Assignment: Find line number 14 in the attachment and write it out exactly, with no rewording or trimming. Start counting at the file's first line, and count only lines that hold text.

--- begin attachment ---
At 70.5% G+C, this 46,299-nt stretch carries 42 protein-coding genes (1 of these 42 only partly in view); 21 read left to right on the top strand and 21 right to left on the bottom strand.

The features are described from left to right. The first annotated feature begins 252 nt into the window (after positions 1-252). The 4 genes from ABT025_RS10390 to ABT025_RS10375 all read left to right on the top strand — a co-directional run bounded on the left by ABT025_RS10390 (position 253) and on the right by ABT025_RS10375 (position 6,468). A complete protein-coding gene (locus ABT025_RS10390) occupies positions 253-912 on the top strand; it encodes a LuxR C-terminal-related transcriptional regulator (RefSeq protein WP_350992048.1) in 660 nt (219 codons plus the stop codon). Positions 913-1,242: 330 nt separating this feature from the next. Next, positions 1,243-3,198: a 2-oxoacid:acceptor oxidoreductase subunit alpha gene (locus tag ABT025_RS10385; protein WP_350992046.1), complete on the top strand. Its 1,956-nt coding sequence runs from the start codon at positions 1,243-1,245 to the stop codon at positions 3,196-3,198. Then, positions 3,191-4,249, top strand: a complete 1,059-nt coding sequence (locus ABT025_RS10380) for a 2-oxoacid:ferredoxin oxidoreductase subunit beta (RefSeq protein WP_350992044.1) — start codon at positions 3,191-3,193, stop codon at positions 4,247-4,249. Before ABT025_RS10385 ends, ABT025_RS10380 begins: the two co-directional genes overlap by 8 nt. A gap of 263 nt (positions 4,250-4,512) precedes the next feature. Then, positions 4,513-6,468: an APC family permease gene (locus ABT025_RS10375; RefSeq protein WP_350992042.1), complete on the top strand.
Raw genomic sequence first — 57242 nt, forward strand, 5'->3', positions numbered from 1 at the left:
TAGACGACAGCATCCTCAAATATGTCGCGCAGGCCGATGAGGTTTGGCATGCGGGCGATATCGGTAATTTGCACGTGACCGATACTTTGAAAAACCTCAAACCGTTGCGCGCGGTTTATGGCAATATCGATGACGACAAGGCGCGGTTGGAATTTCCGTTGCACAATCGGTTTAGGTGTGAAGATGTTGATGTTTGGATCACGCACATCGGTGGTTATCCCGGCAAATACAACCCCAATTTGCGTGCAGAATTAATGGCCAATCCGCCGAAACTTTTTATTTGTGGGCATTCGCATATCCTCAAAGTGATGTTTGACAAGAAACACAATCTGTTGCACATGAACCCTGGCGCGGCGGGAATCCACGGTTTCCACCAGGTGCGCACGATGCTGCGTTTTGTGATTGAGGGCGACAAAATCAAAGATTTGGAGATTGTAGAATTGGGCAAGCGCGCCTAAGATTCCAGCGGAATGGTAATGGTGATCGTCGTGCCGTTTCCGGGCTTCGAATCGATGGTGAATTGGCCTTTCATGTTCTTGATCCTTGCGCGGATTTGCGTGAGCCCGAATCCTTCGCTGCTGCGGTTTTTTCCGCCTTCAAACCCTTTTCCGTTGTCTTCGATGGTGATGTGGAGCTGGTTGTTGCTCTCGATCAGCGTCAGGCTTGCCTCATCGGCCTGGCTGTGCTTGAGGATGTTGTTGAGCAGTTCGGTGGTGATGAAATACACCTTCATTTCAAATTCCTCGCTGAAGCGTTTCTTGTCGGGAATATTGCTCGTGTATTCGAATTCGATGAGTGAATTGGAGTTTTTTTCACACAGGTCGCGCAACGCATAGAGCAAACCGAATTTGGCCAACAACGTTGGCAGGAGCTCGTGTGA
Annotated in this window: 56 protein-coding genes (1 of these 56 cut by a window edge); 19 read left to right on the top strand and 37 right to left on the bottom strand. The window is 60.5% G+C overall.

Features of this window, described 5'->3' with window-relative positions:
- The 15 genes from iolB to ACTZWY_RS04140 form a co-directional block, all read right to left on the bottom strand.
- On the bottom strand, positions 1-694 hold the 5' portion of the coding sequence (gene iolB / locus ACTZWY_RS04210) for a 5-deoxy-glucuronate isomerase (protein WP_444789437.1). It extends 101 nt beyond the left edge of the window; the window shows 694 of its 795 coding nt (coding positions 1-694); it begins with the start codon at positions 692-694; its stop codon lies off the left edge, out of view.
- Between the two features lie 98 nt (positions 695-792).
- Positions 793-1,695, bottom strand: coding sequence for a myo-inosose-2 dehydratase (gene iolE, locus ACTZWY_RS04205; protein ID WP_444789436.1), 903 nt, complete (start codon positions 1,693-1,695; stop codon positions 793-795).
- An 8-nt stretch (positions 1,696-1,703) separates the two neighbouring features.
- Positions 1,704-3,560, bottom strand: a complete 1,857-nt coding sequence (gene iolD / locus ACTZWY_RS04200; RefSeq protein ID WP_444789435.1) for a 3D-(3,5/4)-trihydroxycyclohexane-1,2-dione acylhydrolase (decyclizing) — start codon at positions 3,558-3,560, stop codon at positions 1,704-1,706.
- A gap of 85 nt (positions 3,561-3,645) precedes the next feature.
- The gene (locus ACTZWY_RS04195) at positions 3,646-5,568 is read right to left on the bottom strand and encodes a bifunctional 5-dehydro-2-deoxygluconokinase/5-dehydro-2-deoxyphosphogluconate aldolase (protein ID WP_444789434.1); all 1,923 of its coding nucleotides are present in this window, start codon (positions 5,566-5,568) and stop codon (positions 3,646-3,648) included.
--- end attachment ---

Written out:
- The gene (locus ACTZWY_RS04195) at positions 3,646-5,568 is read right to left on the bottom strand and encodes a bifunctional 5-dehydro-2-deoxygluconokinase/5-dehydro-2-deoxyphosphogluconate aldolase (protein ID WP_444789434.1); all 1,923 of its coding nucleotides are present in this window, start codon (positions 5,566-5,568) and stop codon (positions 3,646-3,648) included.